Day 18 – Shame (Part 2)

Rigozo

My birth weight was 8.2 pounds. My mother said that if after all the damage I caused coming out of her –  she managed to survive – she could survive anything.

Every argument and every fight I had as a child was more often than not because somebody made a comment about my weight. The doctors said it was baby fat and, in all likelihood, I would shed it as I matured. But the damage had already been done.

‘Humenah. Babe, are you alright?’

‘I’m fine.’

I couldn’t even raise my head up to look at Kitan. I knew the feeling all too well.

It was shame.

‘No, you’re not.’ Kitan said softly.

True. Not since that unfortunate day in high school Children are scary. They say and do the most hurtful things without fully comprehending the consequences.

That day we had visited a farm for a school field trip, and by the end of the day the kids were calling me ‘Moomenah the Cow’. At 14 years old I was easily twice the weight of the average kid in my school. I was used to the name-calling and thought that soon it would pass. It did not.

‘Tell me what’s going on.’ Kitan pleaded. He held the box as if it was a chest of vipers.

‘Miss perfect Humenah here doesn’t want you to find out about Moomenah her alter ego.’ Fred blurted out.

‘What? Who’s Moomenah?’ Kitan asked.

My heart slammed into my chest, and I slumped on the couch when I heard Kitan say the name. Now his voice would be added to the other voices in my head that were taunting me. I felt cold all of a sudden, and wrapped my hands around myself to stop shivering. Kitan dropped the box and rushed to my side. I allowed myself to be hugged by him as hot tears rolled down my cheeks.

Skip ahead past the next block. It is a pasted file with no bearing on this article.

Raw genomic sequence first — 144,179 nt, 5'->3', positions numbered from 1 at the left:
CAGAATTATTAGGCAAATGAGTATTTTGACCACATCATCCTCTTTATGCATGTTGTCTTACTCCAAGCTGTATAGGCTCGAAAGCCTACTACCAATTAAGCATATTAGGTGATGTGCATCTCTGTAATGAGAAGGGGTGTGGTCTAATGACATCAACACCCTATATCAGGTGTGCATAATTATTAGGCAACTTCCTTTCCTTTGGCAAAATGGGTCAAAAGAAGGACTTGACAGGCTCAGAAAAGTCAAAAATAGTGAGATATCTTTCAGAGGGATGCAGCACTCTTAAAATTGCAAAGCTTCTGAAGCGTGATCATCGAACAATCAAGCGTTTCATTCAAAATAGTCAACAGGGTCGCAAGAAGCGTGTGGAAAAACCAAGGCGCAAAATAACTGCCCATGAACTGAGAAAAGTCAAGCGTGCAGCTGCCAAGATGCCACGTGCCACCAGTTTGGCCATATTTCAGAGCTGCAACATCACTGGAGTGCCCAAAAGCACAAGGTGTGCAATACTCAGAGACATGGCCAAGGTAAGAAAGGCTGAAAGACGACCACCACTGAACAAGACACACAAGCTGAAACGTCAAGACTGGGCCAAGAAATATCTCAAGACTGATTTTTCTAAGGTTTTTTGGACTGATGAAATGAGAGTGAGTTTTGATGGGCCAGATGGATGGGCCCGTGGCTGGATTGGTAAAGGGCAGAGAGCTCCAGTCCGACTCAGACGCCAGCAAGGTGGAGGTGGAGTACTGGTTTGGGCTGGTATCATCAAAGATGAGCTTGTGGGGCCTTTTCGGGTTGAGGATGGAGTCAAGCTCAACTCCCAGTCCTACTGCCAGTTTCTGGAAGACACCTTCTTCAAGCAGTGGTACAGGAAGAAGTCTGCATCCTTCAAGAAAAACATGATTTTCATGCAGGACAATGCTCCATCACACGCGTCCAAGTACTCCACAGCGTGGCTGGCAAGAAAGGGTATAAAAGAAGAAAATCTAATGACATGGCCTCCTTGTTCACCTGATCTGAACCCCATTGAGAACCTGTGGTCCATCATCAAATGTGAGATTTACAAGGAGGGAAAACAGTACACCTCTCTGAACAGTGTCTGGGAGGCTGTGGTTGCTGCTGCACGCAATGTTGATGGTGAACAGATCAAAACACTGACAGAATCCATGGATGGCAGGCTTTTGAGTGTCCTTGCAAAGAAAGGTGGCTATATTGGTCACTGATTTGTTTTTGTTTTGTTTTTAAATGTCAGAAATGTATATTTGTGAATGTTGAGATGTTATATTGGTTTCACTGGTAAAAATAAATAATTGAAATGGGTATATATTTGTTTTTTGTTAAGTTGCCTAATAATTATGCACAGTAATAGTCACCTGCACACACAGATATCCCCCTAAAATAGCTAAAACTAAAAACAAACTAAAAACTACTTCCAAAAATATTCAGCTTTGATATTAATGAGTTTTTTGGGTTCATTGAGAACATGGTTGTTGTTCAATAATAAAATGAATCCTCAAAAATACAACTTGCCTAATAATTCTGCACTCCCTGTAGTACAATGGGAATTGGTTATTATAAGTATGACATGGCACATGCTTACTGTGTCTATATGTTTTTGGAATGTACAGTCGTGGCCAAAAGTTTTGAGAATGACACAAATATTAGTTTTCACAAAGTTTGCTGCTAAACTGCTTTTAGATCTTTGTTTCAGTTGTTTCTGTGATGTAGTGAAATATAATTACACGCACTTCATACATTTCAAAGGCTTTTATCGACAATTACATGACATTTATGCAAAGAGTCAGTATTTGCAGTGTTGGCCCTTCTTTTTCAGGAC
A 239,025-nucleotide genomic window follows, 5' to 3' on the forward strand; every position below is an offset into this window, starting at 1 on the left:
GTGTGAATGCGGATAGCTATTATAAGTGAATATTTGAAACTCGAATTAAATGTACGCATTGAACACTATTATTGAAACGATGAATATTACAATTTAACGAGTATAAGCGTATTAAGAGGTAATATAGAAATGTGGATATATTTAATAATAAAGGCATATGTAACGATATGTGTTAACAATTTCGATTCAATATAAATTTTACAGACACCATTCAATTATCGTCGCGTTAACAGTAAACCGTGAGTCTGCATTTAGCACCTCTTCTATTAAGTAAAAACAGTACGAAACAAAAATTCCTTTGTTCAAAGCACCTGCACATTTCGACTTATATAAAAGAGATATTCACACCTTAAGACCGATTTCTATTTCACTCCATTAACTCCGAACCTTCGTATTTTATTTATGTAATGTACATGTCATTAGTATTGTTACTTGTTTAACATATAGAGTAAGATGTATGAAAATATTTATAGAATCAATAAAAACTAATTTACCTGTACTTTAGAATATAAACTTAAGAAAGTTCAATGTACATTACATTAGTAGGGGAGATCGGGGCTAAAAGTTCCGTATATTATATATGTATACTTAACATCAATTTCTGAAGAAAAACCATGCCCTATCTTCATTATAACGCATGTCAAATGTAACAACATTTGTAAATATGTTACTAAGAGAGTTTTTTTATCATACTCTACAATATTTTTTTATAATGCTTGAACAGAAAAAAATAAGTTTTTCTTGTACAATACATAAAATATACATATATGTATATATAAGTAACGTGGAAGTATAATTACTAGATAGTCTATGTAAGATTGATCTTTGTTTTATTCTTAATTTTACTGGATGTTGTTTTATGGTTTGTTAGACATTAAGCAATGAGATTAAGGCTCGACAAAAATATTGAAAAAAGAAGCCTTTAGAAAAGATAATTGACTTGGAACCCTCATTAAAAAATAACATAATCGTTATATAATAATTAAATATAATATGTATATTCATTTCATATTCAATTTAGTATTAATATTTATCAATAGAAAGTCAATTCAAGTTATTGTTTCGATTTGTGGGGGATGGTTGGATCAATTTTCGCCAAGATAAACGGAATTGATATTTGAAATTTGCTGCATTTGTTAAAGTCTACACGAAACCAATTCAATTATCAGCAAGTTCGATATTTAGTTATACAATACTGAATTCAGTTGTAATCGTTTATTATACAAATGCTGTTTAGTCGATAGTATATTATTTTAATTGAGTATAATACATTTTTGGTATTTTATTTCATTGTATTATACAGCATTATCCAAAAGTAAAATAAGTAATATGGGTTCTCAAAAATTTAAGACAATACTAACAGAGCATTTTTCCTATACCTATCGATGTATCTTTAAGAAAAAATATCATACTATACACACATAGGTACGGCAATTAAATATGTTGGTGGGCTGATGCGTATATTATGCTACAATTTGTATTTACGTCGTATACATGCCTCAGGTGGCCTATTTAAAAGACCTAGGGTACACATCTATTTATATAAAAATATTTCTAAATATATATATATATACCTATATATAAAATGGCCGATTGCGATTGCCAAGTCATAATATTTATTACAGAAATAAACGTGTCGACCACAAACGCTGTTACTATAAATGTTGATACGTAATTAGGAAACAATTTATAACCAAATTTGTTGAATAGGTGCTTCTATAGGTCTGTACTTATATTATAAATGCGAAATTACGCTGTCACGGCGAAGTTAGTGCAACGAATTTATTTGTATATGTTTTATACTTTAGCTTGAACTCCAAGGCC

Shame and regret.

I was called Moomenah up until I graduated from high school because I was unable to lose weight at that time, even though I starved myself in the name of dieting, took weight loss pills and syrups, and exercised until I dropped from exhaustion. There were many nights I cried myself to sleep, and I even developed medical problems – was hospitalized at some point.

I wept for my younger self that suffered at the hands of her tormentors; the young girl that was never loved for who she was. I did not even love myself – never had a kind word to say to myself – just had hate and disgust for my body.

I was my worst enemy.

But as I matured, I realized that I was no different from the people that bullied and mocked me when I was younger. Even after losing weight and years of therapy, some people would still see me and call me ‘Moomenah,’ like it was all fun and jokes. I was ashamed that I had put myself through excruciating pain just to fit their standard.

I didn’t want to put all that baggage on Kitan. I couldn’t let him see my scars because they were ugly. I didn’t want to know what his reaction would be once he finds out the truth that I was broken and a complete mess on the inside.

Not yet.

Part 1

#Day 18 of 30 days writing challenge – Not Enough Writers

Photo Credit: Pexels

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